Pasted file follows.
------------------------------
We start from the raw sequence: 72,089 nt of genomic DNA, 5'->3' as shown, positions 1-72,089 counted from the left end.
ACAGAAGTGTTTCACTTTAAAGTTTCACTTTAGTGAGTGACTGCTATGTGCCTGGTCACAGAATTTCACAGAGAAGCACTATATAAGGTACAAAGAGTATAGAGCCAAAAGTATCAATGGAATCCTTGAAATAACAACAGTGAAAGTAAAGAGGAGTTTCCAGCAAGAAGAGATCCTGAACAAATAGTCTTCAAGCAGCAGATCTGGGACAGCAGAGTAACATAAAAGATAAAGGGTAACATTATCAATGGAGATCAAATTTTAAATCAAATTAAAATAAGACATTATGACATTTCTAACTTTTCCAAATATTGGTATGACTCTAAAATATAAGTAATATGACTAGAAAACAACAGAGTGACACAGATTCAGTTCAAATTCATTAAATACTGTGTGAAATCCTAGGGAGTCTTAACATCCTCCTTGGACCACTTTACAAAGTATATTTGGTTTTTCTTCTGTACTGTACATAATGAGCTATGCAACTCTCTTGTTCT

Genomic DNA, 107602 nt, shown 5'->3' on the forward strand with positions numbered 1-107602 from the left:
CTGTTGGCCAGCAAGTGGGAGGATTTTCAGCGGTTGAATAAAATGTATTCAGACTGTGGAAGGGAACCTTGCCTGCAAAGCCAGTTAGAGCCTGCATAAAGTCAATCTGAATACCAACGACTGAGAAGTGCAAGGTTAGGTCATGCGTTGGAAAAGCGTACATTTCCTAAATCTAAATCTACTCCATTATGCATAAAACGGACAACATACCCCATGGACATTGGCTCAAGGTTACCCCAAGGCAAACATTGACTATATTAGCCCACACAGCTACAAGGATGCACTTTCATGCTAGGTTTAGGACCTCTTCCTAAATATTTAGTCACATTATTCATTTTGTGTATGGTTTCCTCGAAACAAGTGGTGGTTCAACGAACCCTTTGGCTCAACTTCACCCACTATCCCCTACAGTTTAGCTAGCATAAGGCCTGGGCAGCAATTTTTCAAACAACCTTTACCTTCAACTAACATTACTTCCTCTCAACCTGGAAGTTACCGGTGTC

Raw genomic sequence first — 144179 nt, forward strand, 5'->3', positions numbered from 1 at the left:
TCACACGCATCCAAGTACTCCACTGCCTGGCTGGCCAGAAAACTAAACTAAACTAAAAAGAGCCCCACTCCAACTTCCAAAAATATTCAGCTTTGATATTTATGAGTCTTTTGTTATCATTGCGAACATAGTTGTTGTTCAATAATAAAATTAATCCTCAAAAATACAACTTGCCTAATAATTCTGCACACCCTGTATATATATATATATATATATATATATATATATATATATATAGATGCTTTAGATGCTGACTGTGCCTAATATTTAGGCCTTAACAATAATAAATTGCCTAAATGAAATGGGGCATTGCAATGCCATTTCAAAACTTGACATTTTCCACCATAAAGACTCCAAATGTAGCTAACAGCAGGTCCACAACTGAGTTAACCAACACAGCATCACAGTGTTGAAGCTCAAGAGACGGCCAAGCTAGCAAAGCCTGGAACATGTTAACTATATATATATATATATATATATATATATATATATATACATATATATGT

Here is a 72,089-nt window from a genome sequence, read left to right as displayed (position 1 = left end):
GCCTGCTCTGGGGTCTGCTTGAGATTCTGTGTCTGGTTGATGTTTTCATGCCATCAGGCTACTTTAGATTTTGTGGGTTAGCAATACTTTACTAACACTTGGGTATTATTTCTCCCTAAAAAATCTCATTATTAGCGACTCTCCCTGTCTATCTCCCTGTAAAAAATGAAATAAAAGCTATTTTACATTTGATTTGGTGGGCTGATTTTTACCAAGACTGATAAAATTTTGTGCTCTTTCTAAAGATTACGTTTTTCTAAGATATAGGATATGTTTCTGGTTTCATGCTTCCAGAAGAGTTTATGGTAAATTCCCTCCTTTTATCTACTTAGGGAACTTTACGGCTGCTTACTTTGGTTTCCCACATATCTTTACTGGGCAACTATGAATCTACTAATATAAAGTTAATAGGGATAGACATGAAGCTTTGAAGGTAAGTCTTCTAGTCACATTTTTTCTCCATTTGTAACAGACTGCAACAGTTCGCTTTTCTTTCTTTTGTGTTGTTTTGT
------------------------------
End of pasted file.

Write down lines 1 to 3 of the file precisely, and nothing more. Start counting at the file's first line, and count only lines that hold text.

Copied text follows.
We start from the raw sequence: 72,089 nt of genomic DNA, 5'->3' as shown, positions 1-72,089 counted from the left end.
ACAGAAGTGTTTCACTTTAAAGTTTCACTTTAGTGAGTGACTGCTATGTGCCTGGTCACAGAATTTCACAGAGAAGCACTATATAAGGTACAAAGAGTATAGAGCCAAAAGTATCAATGGAATCCTTGAAATAACAACAGTGAAAGTAAAGAGGAGTTTCCAGCAAGAAGAGATCCTGAACAAATAGTCTTCAAGCAGCAGATCTGGGACAGCAGAGTAACATAAAAGATAAAGGGTAACATTATCAATGGAGATCAAATTTTAAATCAAATTAAAATAAGACATTATGACATTTCTAACTTTTCCAAATATTGGTATGACTCTAAAATATAAGTAATATGACTAGAAAACAACAGAGTGACACAGATTCAGTTCAAATTCATTAAATACTGTGTGAAATCCTAGGGAGTCTTAACATCCTCCTTGGACCACTTTACAAAGTATATTTGGTTTTTCTTCTGTACTGTACATAATGAGCTATGCAACTCTCTTGTTCT

Genomic DNA, 107602 nt, shown 5'->3' on the forward strand with positions numbered 1-107602 from the left: